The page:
Le Corbusier: An Atlas of Modern Landscapes
This summer, Professor Jean-Louis Cohen, Sheldon H. Solow Professor in the History of Architecture at the Institute of Fine Arts, will stage an exhibition at the Museum of Modern Art on Le Corbusier’s oeuvre as seen through the architect’s approach to landscape.
For the first time in decades, the Museum of Modern Art in New York is presenting a major exhibition on the work of Le Corbusier (1887-1965), cast as an architect, an artist, a city planner, and a writer. Le Corbusier: An Atlas of Modern Landscapes draws on MoMA’s own important collections, but also substantially on exclusive loans from the Paris-based Le Corbusier Foundation, the archive set up in the architect’s will. The exhibition will hinge on these manifold skills to consider Le Corbusier’s prolific work seen through the lens of the landscape, understood both as representation and as designed reality, as both a relation with the natural world and a way of reorganizing daily experience.
Le Corbusier has constantly observed and imagined landscapes, using the gamut of artistic techniques he mastered, from early watercolors of Italy, Greece, or Turkey to sketches of India, from photographs he took during his formative journeys to the exquisite architectural models of his large-scale projects. This approach will be presented through multiple media, such as drawings, original models, photographs, sound recordings, and even silent films shot by Le Corbusier himself in the 1920s and 1930s, mostly still unseen. Following a path leading from his youth in the Jura mountains to his death on the shores of the Mediterranean, the exhibition will focus on four types of landscapes, observed or conceived at different scales, and documented in all the genres he practiced during six decades: the landscape of found objects; the domestic landscape; the architectural landscape of the modern city; and the geographies he designed.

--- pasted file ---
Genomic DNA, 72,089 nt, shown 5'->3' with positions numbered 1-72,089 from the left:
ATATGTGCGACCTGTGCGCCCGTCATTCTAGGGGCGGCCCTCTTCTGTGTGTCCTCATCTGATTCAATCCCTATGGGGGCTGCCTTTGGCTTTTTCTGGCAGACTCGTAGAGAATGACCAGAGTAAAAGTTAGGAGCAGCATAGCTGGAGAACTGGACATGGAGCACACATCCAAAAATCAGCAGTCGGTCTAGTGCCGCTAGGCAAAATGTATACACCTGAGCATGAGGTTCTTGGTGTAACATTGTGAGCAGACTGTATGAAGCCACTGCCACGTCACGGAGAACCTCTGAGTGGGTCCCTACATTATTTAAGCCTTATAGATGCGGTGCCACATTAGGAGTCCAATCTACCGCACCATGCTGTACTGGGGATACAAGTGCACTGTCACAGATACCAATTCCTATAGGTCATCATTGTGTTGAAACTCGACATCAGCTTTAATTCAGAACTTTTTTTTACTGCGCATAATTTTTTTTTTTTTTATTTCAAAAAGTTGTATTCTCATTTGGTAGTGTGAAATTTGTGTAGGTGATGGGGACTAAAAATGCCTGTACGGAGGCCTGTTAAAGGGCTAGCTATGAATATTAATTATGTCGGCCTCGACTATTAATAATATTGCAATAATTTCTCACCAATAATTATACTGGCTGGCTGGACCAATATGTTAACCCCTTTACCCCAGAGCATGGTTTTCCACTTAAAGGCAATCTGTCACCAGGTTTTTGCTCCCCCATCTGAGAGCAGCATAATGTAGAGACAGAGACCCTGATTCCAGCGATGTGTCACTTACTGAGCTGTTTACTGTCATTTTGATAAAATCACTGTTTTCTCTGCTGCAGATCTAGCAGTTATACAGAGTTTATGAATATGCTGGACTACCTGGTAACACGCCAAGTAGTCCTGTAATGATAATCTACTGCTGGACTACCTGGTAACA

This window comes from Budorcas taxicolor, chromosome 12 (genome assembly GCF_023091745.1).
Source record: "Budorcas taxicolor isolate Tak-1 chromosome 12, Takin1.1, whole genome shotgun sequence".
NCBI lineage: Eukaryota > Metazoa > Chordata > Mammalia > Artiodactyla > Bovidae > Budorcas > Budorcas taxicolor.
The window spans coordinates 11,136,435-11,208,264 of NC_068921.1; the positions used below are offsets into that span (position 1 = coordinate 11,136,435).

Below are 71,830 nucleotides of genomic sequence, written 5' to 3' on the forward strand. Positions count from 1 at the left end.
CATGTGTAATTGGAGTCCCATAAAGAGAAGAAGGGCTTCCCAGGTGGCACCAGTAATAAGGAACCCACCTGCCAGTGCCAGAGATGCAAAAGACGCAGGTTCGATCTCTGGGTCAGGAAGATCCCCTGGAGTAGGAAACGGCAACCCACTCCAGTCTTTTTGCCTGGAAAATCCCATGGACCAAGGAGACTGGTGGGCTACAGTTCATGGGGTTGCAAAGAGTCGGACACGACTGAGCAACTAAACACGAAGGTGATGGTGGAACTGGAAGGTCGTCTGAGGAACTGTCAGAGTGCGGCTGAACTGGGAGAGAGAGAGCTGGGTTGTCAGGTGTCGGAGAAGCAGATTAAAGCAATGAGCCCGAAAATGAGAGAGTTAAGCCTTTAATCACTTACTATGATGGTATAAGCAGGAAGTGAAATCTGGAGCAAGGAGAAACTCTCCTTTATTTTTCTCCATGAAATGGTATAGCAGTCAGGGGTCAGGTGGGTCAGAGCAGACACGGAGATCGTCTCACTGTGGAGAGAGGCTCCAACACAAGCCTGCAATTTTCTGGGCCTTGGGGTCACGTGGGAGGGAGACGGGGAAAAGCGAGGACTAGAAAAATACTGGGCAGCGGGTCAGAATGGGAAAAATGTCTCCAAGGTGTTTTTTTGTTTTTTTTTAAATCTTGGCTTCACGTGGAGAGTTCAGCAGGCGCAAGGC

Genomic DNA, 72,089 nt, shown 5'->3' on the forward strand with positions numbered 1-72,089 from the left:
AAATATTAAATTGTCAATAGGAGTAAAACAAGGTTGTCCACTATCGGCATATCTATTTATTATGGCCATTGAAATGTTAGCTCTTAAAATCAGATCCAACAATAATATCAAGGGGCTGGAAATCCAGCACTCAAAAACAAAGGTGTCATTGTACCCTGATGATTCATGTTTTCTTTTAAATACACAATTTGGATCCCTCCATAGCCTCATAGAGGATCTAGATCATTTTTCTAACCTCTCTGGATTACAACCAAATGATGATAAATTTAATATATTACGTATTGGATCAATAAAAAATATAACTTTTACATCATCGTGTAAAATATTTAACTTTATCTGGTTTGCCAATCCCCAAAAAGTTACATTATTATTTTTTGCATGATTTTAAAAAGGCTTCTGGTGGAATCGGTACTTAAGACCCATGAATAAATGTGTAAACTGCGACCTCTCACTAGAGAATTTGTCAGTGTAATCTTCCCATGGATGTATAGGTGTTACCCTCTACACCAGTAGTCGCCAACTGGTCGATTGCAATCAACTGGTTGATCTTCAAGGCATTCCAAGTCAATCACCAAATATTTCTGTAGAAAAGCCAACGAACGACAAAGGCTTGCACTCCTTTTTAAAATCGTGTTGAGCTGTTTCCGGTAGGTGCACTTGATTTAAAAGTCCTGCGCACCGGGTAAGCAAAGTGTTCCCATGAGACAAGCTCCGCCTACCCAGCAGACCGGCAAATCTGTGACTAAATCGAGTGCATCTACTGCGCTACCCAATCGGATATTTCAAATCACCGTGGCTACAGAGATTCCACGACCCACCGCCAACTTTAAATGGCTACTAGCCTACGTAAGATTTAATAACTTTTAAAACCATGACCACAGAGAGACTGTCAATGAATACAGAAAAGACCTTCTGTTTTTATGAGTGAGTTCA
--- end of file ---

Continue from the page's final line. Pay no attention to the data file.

From the “typical objects” featured in the Purist still-lifes to the “objects of poetic reaction,”inspiring his paintings from the 1930s through the 1950s, the landscape of found objects will be mainly documented with major paintings. Beginning with the interiors designed for the watch-making bourgeoisie of La Chaux-de-Fonds in Switzerland, four reconstructed interiors, featuring original furniture, will convey his concepts for domestic landscapes. The dialectic between the picturesque perception of city form and the grand patterns that determined many of his large building projects will be revealed as the generator of his architectural landscapes. Finally, projects such as the plans for Rio de Janeiro or Algiers, born out of the interpretation of urban geography, and the designs for the new Indian city of Chandigarh, will be displayed to reveal how extended territories were interpreted as open landscapes.
Le Déjeuner près du phare (Lunch Near the Lighthouse), 1929
Fondation Le Corbusier, Paris
Plan for Rio de Janeiro, 1929
Fondation Le Corbusier, Paris